Take Back Chicago continued its weeklong effort yesterday to bring attention to the economic problems facing Chicagoans of all walks of life with multiple events in the Loop focused on the foreclosure crisis. Activists dropped off trash collected at a Garfield Park foreclosed property to the Bank of America headquarters downtown, while another group delivered a check to Chase Bank for the cost of cleaning up one of their neighborhood's vacant properties.
Protesters with Southsiders Organized for Unity and Liberation (SOUL) also made their voices heard at a national meeting of mortgage bankers. Arrests occurred during at least protests throughout the day.
The series of actions by the Take Back Chicago movement mobilized community groups from around the city, drawing attention to the damage of big banks on neighborhoods and demanding that they be held accountable. On September 10th, a city ordinance went into effect requiring that banks maintain and clean up their foreclosed properties. Despite this, coalition groups claim thousands of vacant homes remain neglected and potential havens for drug use, rape and dead bodies. The City Council, big banks and state legislators are currently trying to negotiate a new legislation that would provide a uniform list of requirements for foreclosed properties around the state.
Action Now and the Brighton Park Neighborhood Council cleaned up two separate vacant properties on the West Side and South Side of the city. Afterwards, the community organizations visited the local headquarters of the banks responsible for the foreclosed properties.
Five women from Action Now tried to bring the trash from their clean up into the Bank of America headquarters after others from the organization unloaded furniture, bags of weed clippings, a tire and other trash outside of the building. The women: Gloria Washington, 80; Annie Harris, 76; Doris Strickland, 68; Madeline Talbott, 61; and Donna Roberts, 56 were arrested by the Chicago Police and escorted in handcuffs to a paddy wagon out the back door.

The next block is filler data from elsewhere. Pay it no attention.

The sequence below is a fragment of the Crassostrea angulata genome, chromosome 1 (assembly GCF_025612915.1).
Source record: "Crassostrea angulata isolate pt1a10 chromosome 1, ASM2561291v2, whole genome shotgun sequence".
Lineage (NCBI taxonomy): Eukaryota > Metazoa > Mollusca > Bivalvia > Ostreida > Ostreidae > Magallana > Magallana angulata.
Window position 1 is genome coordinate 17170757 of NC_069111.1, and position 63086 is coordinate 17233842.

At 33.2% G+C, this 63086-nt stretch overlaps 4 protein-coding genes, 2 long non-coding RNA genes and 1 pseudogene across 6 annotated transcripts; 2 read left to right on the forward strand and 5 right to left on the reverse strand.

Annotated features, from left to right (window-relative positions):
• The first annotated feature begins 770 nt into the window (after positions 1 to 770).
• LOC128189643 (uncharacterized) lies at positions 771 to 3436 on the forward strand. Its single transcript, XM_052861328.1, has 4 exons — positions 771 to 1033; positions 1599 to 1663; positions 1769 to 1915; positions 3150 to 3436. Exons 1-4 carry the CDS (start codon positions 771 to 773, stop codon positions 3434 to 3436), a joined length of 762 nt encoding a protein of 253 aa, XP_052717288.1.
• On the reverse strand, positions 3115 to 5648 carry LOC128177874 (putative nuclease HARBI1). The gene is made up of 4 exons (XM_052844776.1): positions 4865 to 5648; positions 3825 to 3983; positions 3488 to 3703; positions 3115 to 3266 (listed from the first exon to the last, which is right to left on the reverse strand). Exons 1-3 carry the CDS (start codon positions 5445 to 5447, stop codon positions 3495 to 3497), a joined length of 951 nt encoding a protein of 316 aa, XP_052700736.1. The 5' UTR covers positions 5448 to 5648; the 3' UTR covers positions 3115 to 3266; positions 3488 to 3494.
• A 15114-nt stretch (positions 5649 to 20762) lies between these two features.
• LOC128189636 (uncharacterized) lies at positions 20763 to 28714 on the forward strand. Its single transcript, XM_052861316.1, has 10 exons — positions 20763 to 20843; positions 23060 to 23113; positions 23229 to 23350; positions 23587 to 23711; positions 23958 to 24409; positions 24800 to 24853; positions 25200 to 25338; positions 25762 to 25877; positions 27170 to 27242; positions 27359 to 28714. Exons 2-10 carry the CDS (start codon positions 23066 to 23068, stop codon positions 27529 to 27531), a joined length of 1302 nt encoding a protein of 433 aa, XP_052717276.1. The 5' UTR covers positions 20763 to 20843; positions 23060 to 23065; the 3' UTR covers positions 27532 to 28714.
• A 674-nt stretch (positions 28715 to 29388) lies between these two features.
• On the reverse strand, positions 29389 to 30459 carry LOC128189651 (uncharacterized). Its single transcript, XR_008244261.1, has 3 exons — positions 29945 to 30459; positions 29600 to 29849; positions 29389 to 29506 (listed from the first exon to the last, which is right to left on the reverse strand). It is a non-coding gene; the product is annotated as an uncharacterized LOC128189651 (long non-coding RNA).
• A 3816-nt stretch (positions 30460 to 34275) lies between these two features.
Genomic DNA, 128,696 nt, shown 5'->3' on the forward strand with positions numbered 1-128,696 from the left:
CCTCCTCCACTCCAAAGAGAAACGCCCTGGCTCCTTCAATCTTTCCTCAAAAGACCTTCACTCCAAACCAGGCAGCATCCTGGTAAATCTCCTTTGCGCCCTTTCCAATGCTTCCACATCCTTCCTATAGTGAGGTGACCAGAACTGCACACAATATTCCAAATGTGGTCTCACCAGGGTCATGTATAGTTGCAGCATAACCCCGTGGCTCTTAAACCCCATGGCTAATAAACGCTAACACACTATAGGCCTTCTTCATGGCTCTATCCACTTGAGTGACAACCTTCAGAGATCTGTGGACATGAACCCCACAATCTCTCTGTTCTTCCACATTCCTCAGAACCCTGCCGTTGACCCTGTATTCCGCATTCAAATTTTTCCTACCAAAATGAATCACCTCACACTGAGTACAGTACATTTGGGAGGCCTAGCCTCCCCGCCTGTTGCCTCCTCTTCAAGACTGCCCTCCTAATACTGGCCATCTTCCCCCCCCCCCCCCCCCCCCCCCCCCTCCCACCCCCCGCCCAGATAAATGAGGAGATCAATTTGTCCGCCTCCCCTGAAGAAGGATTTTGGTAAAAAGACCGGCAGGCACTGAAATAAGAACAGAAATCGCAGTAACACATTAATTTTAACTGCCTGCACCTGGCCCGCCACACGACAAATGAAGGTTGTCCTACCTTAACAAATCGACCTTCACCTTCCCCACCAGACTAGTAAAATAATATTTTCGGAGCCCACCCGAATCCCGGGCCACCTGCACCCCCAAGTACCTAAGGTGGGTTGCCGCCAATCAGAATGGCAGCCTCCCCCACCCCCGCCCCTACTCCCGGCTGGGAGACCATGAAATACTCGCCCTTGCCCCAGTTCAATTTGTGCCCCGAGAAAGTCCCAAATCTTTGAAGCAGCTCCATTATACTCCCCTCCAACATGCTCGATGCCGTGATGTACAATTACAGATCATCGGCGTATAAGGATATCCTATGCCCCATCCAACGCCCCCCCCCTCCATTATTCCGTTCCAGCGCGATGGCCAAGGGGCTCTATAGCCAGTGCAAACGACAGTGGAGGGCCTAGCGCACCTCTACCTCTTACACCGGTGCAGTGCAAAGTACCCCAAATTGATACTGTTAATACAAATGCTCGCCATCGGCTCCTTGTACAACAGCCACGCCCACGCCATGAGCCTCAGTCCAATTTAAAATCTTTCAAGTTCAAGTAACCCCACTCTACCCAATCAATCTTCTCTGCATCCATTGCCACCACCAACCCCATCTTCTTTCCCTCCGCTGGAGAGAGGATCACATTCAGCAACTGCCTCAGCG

During the protest in front of Chase Plaza people chanted “Shame on Chase,” as leaders from the Brighton Park Neighborhood Council presented an invoice totaling $1,100 for the clean up costs of Chase’s vacant home on 4325 S. Albany.
“Chicago has the largest inventory of abandoned homes in the nation, many of which are now owned by the big banks like Chase,” said a Brighton Park Neighborhood Council spokesperson in a press release. “When the banks kick people out of foreclosed properties, they have an obligation to maintain those properties, and that is not happening. We are here to tell Chase that it is time they cleaned up the mess they created in our neighborhoods.”
According to Patrick Bronsan, executive director of Brighton Park Neighborhood Council, the organization has not yet received a check.
Southsiders Organized for Unity and Liberation (SOUL) picketed the Mortgage Bankers Association meeting at the Hyatt Regency demanding they stop foreclosures. More than a dozen members of SOUL entered the hotel to block a walkway used by the bankers. Each were arrested leaving the hundreds outside chanting “Now arrest them” in reference to the bankers.
In the afternoon a coalition of community organizations called on the Chicago Realtors Association to stop a deceiving practice they named “cash for keys.” The practice entails realtors offering tenants in foreclosed buildings or homes lump sums of cash to leave before their lease has expired. It affects renters in foreclosed properties who have the right to stay in their residence through the end of their lease, but realtors prefer they leave in order to sell the building more quickly.
Renters may not know their rights as tenants and, as a result, organizations laid out a set of guidelines they would like to propose to the Chicago Realtors Association. They would like to see realtors address language barriers, barring of misleading practices and deception as well as all stipulations must be put in writing.
“Different realtors have come by and said that we will get evicted in 30 days, so we might as well move out,” said Maribel Barbosa. “This is not true because renters have legal protections that allow us to stay for at least 90 days. The realtors don’t care about the laws protecting tenants in these homes. They don’t care if they throw families like mine on the street and add another vacant property on my block.”